Someone is dead. There's a body, attended by a number of concerned and watchful figures, all in black.
The lifeless corpse belongs to a crow, and the dark-garbed group congregating nearby is a gathering of its fellow crows, sometimes referred to as a "murder." That name is particularly apt in this case, as murder is what holds their attention. Their vigilance over a dead crow serves a purpose — one that's a matter of life and death, according to a new study in the journal Animal Behavior. By sticking close to a crow that was killed, other crows may improve their chances of learning about predators they need to avoid.
Human rituals for dealing with the dead are numerous and varied. But animals in the wild are not widely known to behave in an unusual way when confronting a dead animal of their own species. In fact, the researchers said in the study, "few animals have been reported to show more than a passing interest." African elephants will touch, groom or otherwise attend to a dead elephant, and scientists have noted similar behavior in bottlenose dolphins, chimpanzees and certain species of jays and magpies, the researchers reported. [Top 10 Weird Ways We Deal With the Dead]
And for birds in particular, a growing body of evidence suggests that their interactions with dead members of their own species serve a critical purpose — "to assess danger and trigger anti-predator behaviors," the scientists said in the study.
Crows are widely recognized as highly intelligent. They can solve puzzles inspired by Aesop's Fables, and learn how to use tools by watching more experienced crows in action. Studies have shown that crows hold grudges, remembering the faces of humans who mistreated them even after years had passed.
And once you get on the wrong side of a crow, not only are they probably going to remember you, but they're likely to tell their friends about you, too.
The scientists cited an earlier study showing that American crows gather and act aggressively, behavior known as "mobbing," in response to audio playback of a crow's distress call, played near a dead crow. And the crows later avoided the territories where dead crows had been found, even if those locations had plenty of food.
Clearly, crows could learn to be wary of areas where their fellow crows turned up dead. The researchers wanted to know if they would also learn to associate dead crows — and threats to themselves — with specific predators.
The researchers went to great lengths to design the "threats" they used to test the crows. They set up feeding areas for urban wild crows and sent trained volunteers to visit, carrying different objects that were carefully selected to test the crows' alarm responses: taxidermy crows arranged in poses suggesting that they were dead, and taxidermy red-tailed hawks, which prey on crows, posed on a branch as though they were still alive.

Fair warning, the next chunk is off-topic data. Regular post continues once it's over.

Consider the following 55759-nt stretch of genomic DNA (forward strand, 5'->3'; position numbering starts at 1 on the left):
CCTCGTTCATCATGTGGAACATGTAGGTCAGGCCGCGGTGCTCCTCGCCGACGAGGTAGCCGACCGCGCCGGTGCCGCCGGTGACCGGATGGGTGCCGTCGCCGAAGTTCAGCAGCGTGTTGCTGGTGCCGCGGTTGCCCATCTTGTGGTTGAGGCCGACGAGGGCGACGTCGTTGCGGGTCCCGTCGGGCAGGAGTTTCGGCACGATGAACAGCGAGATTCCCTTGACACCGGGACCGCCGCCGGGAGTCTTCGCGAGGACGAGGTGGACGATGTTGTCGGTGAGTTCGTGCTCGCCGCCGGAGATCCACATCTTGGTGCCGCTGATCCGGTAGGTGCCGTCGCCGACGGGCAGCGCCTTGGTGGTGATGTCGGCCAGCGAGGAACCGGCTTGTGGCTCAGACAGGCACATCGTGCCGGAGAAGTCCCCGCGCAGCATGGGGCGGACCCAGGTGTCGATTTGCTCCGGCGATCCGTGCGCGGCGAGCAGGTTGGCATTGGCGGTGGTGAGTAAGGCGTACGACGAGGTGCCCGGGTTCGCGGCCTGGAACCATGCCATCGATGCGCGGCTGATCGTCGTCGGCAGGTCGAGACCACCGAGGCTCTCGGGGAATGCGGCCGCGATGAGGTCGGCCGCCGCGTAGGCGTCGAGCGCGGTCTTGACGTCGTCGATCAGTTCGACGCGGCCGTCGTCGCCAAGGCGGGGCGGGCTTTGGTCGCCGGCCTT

Then, volunteers would visit the feeding areas. Sometimes they would carry the "dead" crow, sometimes they would carry the "live" hawk, and sometimes they would carry both at the same time. To make things easier for the researchers (and more surreal for passers-by) the volunteers were masked, eliminating the possibility that variations in their expressions would affect the crows' responses.
The crows reacted by vocally scolding and mobbing the volunteers carrying the "dead" crows, the posed hawks and the two taxidermy birds at the same time. After one of these encounters, the crows also appeared more watchful of the feeding area, taking longer to approach the food.
And the crows also appeared to remember the masks worn by the volunteers who held the dead birds. Even if a mask-wearer only carried a dead crow once, the crows continued to scold that person whenever they appeared, for up to six weeks.
The scientists conducted similar tests with another urban bird, the rock pigeon, and observed that they hardly even noticed when a dead pigeon was paraded in front of them, a dramatic contrast to the organized and negative reaction of the crows to the sight of a fallen comrade. And the crows were similarly unconcerned about the presence of a dead pigeon, reserving their scolding and mobbing for humans accompanying dead crows and suspected predators.
The study results suggest that not only do crows notice and react to the sight of a dead crow, but they also quickly learn to associate danger and threat with humans who appear in close proximity to dead crows, recognizing them as a distinct and different caws for alarm.
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Mindy Weisberger is a Live Science editor for the channels Animals and Planet Earth. She also reports on general science, covering climate change, paleontology, biology, and space. Mindy studied film at Columbia University; prior to Live Science she produced, wrote and directed media for the American Museum of Natural History in New York City. Her videos about dinosaurs, astrophysics, biodiversity and evolution appear in museums and science centers worldwide, earning awards such as the CINE Golden Eagle and the Communicator Award of Excellence. Her writing has also appeared in Scientific American, The Washington Post and How It Works Magazine.